Robert Bresson was not the first director to write about film. Before him there were the theories of Sergei Eisenstein and Dziga Vertov, the criticism of the French New Wave, and countless memoirs and guidebooks. But Notes on the Cinematograph, first published in France in 1975, might be the greatest book about film ever written, as well as the hardest to describe — the latter, in fact, might explain the former. Because it is equally simple and confounding, Bresson’s slim volume of aphoristic abstractions, which is being reissued by New York Review Books along with a companion volume of interviews, has served as a tool for aspiring auteurs attempting to navigate creative roadblocks in their work. The mystery contained in its pages has meant it has been continuously open to redefinition and rediscovery.
In a career that spanned over four decades, Bresson made only 13 films. His work is defined by a harshness of vision and concern for the turmoil of inner life, rigorously pursued through a series of restrictions that put his films outside both the mainstream and the underground: the use of non-actors (whom he called “models”), a distinct acting style that sought restraint (“being,” he says in Notes on the Cinematograph, instead of “seeming”), and a visual style characterized by the essential ordering of elements as opposed to a reproduction of reality. His narratives, while sparse, are engaged, as Tony Pipolo, critic and author of Robert Bresson. A Passion for Film, has noted, with the tension between predestination and free will.
Bresson was 74 years old when Notes on the Cinematograph was published, but the book had been in the works for many years. In interviews as early as 1966, following the release of Au Hasard Balthazar, he was already discussing the project that he was then calling a “technical book I never seem to find the time to finish.” The bulk of the text, which makes up the first section of the book, contains notes from the period between 1950 and 1958, ending around the time he made Pickpocket; the second, much shorter section contains notes from the period between 1960 and 1974, around the time he released another long-in-the-works project, Lancelot du Lac. As Keith Reader has noted in his book on Bresson, Notes on the Cinematograph exists in a French aphoristic tradition that dates back to François de La Rochefoucauld and Nicolas Chamfort, and draws comparisons to both Blaise Pascal and Michel de Montaigne, both of whom are quoted in the book. But the structure and austere presentation also mirrors Bresson’s own films, which were increasingly marked less by what they were than what they were not. As he was refining his process of stripping away, of developing a precise and economic visual precision that abandoned decoration, the notes led him on the path from one project to the next. “I work first, and think after,” he told an interviewer in 1959.
This was a process Bresson often linked to painting. Although none of his canvases have survived, the filmmaker often referred to himself as a painter before becoming a filmmaker, and continued to hold on to the title. “For me, when I write, I write the way I apply color,” he told Jean-Luc Godard in a 1966 interview. “I put a bit to the left, and a bit to the right, a bit in the middle; I stop, start again … and it’s only after something has been written and I’m no longer annihilated by the blank page that I can start to fill in the holes.” Notes on the Cinematograph has passages that directly reference painting — “Several takes of the same thing, like a painter who does several pictures or drawings of the same subject and, each fresh time, progresses toward rightness” — and artists such as Paul Cézanne, Jean-Baptiste-Camille Corot, and Leonardo da Vinci. But, more significantly, the book feels much like his films, as if put together — ordered, to use a favorite word of Bresson’s — like a painting, with a structure in place and room for chance, or, rather, to fill in the holes. It doesn’t read as haphazardly as its title suggests. These aren’t published journals or notebooks, but ideas that he has been thinking about for many years and testing out in his work.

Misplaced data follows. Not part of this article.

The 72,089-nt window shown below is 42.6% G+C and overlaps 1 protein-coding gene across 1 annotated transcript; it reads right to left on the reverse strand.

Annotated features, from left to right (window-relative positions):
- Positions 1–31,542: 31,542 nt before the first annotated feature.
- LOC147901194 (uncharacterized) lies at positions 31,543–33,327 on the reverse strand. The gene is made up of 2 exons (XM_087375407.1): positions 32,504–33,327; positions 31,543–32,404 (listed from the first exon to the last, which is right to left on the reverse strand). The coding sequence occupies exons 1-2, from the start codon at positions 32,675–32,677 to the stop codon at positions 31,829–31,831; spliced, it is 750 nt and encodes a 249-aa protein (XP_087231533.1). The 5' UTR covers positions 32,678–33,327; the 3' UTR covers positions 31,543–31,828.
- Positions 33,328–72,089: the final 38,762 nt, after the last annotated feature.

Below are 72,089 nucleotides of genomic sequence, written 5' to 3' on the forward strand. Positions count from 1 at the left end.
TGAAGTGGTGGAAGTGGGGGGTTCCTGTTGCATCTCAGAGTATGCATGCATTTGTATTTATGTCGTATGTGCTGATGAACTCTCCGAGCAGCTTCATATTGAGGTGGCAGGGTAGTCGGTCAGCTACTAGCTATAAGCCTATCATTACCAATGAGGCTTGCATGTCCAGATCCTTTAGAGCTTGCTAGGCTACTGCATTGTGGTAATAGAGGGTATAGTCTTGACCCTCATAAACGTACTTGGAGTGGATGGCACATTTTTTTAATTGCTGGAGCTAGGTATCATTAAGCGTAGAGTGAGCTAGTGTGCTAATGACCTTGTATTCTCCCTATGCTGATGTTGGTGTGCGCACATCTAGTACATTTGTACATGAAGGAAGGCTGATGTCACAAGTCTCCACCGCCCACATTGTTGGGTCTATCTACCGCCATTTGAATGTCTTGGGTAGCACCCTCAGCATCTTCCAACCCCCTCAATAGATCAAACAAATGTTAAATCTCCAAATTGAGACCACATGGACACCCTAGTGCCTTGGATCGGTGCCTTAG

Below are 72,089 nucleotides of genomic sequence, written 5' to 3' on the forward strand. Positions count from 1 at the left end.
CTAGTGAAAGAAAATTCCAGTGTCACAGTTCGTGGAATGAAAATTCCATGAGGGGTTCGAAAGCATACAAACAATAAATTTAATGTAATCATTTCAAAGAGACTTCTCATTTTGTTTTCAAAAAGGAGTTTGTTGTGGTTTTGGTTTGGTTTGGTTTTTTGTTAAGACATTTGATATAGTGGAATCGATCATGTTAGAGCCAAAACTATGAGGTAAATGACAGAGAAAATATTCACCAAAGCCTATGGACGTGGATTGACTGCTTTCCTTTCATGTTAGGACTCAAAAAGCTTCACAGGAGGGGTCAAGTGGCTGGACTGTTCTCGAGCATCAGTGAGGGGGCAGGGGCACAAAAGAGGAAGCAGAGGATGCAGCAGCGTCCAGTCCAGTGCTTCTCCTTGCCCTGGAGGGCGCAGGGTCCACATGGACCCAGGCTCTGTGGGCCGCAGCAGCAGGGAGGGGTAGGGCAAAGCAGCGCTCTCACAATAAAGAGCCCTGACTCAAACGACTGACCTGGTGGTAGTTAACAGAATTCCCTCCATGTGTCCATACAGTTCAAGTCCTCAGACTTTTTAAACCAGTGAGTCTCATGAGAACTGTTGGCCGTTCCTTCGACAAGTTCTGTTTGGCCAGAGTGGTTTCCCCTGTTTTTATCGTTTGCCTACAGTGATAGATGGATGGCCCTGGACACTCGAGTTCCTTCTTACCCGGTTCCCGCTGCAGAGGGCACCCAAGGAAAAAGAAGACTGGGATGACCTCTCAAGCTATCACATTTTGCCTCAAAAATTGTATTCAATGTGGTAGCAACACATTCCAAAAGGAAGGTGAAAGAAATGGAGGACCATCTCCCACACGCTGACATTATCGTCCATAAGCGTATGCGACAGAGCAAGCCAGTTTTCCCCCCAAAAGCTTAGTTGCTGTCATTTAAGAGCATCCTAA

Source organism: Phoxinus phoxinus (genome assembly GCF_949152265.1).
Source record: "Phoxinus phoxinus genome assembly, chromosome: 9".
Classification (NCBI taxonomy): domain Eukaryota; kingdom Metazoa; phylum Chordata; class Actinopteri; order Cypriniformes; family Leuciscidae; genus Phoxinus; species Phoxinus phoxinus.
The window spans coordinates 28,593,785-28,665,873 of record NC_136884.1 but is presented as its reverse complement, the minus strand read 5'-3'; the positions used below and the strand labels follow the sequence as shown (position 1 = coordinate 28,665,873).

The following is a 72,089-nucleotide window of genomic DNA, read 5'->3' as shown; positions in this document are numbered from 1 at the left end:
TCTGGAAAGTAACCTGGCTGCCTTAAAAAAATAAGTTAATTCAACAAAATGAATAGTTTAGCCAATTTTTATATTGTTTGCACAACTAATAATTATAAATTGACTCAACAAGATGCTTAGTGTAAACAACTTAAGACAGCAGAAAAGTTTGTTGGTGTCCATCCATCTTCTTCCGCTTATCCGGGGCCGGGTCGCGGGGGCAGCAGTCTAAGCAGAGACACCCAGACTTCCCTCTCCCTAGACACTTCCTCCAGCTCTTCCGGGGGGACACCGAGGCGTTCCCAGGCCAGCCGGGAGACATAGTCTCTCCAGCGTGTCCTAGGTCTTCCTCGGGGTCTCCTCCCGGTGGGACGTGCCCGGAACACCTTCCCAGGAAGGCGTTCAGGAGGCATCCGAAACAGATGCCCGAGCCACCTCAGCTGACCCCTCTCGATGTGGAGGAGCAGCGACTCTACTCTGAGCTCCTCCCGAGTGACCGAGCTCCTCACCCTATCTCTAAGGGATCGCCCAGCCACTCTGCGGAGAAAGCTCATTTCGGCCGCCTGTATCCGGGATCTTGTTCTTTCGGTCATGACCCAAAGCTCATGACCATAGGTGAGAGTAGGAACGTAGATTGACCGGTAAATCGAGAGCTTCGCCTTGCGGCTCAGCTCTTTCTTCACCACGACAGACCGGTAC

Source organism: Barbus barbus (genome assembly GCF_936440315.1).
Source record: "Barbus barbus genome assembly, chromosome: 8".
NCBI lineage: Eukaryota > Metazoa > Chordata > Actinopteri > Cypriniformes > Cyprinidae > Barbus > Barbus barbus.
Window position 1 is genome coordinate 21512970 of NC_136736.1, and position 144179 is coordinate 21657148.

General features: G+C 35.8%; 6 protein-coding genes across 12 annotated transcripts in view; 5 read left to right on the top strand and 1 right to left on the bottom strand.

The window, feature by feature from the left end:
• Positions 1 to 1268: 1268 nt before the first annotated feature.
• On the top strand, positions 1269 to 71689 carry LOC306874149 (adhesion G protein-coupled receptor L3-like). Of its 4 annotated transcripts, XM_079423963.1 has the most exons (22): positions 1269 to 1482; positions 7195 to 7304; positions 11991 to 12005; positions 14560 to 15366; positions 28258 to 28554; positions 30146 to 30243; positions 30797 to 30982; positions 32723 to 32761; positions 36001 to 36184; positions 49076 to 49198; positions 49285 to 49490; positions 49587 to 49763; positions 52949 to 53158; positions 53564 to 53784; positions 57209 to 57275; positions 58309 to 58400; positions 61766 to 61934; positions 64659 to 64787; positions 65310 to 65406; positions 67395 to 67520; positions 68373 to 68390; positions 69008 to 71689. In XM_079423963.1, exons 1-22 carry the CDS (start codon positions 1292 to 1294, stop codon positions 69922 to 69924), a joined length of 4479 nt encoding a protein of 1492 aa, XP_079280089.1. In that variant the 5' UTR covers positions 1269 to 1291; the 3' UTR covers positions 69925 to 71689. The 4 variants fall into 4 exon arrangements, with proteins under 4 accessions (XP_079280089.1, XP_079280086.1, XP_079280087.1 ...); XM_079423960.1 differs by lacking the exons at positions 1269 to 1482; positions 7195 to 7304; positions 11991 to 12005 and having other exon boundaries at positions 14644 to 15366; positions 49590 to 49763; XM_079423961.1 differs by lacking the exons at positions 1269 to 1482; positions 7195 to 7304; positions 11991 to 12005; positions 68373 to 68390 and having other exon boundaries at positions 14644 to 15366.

Bresson moves casually from first person to second person, between the stern and the personal in Notes on the Cinematograph, and the only questions, notably, appear on the final page. But this shouldn’t be misunderstood as a total belief in what is on the page as doctrine. Some of what Bresson writes reinforces ideas about his rejection of theatricality again and again, in a struggle to wring truth out of his words. He is never completely sure of what he is writing. There are contradictions to be found if you read closely — about the use of music, for example, or color, both of which Bresson utilized in different ways — and maxims that crumble through rhetorical zigzagging (“To your models: ‘Don’t think about what you’re saying, don’t think what you’re doing.’ And also: ‘Don’t think about what you say, don’t think about what you do’.”). But this was something Bresson was keenly aware of and would admit when pressed in interviews. The words in Notes on the Cinematograph are points of departure, a foundation to build upon, which gives them their strength (in this way, they share a connection with Brian Eno and Peter Schmidt’s Oblique Strategies deck of cards). This isn’t a manifesto or a unified theory, as many have described it. The book is to be wrestled with, but not followed. Bresson says as much in the book: “To forge for oneself iron laws, if only in order to obey or disobey them with difficulty.”
The new edition of Robert Bresson’s Notes on the Cinematograph is available from New York Review Books on November 15.